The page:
Examining relationships between socio-demographics and self-efficacy among registered nurses in Australia

Carol Reid, Lee Jones, Cameron Hurst, Debra Anderson

Research output: Contribution to journalArticlepeer-review


Background: Self-efficacy in nursing is the nurses’ perception of their abilities to show caring orientations, attitudes, and behaviours and to develop caring relationships with patients. Self-efficacy is associated with years of experience, higher levels of job satisfaction and changes to nursing practices that conform with best practice. There is currently a paucity of evidence and no Australian studies were found examining the relationships between socio-demographic variables and self-efficacy in Australian nurses. Aim: The aim of this study was to examine if relationships existed between the socio-demographic variables, years of experience, age, gender, marital status, level of education, years employed in the same workplace, employment status, geographical location, specialty area, health sector and Australian state and the perceived self-efficacy of Australian registered nurses. Research: Design Cross-sectional survey of Australian registered nurses. Methods: A stratified random sample of registered nurses was drawn from the database of a national industrial and professional organisation. The Caring Efficacy Scale (CES) was categorised into quartiles, and bivariate and multivariable relationships were examined using ordinal logistic regression. Results: The proportion of nurses reporting low caring efficacy scores tended to decrease with years of experience and was lower in nurses who have been married. After adjustment in the final multivariable model, marital status and years of experience remained significantly related to caring efficacy (p < 0.05). Conclusion: A relationship exists between years of nursing experience, marital status and perceived self-efficacy among Australian registered nurses who belonged to an industrial and professional organisation. Targeted professional development programmes that support the improvement of perceived self-efficacy of all levels of nurses, might improve nurses’ confidences and abilities to develop caring relationships with patients.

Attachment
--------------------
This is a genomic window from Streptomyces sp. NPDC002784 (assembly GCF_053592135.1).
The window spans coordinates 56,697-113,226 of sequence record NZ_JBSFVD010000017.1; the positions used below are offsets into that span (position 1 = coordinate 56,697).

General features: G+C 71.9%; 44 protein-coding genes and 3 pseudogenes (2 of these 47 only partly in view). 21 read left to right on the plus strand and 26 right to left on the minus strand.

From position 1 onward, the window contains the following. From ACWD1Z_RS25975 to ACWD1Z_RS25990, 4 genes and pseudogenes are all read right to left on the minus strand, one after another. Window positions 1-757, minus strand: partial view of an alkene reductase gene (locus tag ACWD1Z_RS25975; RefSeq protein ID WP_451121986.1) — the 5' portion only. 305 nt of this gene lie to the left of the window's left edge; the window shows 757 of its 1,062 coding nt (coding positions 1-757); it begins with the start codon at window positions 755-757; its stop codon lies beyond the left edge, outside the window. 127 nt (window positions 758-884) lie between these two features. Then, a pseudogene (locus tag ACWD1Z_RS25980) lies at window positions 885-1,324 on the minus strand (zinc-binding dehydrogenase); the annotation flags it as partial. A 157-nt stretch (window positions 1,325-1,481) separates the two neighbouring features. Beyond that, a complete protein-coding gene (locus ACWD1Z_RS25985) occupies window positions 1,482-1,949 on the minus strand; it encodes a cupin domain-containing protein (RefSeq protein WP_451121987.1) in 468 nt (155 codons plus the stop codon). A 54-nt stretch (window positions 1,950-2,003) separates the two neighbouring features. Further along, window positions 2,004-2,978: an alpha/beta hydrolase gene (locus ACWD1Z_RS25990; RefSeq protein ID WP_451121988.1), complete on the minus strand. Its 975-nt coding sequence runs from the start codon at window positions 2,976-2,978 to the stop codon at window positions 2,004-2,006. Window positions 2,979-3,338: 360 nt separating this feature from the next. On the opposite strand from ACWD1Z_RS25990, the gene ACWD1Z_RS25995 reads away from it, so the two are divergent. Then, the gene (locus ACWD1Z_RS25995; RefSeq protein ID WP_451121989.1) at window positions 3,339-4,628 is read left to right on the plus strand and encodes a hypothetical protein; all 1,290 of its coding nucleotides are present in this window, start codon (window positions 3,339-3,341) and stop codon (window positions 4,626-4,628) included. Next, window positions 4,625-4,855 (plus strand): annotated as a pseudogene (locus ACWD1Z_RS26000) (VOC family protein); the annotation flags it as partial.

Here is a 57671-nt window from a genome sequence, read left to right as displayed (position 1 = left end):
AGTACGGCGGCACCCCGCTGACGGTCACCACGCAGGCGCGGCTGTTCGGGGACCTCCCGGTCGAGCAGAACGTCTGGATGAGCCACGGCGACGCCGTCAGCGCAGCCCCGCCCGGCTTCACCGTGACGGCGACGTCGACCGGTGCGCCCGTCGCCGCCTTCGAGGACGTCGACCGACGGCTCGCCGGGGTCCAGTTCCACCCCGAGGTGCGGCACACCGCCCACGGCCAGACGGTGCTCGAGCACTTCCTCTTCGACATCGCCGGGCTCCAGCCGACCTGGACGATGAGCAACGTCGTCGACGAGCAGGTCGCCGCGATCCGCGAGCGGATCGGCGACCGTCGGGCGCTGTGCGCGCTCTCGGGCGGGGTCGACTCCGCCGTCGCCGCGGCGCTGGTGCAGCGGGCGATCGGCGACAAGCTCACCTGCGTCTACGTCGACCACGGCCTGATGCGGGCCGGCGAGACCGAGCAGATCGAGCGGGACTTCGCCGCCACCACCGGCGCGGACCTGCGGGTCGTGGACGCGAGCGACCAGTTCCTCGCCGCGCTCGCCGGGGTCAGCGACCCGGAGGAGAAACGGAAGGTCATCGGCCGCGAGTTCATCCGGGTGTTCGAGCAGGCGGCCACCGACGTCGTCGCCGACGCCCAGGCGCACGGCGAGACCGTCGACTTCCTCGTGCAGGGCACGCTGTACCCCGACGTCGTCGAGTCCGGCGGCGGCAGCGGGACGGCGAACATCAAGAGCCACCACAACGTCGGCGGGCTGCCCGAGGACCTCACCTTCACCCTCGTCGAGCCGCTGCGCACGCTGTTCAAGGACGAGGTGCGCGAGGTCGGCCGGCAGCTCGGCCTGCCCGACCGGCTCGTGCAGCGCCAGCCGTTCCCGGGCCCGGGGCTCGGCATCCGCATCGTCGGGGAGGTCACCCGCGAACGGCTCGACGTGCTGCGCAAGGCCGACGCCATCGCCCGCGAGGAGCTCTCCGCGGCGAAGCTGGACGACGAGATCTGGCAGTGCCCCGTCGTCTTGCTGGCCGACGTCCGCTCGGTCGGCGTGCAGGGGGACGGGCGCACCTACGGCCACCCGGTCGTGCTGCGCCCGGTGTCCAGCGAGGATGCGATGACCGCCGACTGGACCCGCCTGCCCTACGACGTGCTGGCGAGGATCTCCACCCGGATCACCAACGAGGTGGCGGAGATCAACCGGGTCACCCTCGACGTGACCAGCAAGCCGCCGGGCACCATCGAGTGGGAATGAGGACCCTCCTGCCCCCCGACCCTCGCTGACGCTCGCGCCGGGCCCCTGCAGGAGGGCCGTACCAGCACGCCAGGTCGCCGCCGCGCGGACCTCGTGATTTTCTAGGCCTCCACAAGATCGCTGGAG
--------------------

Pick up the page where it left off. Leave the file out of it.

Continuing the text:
Original languageEnglish
Pages (from-to)57-63
Number of pages7
Issue number1
Publication statusPublished - Feb 2018
Externally publishedYes


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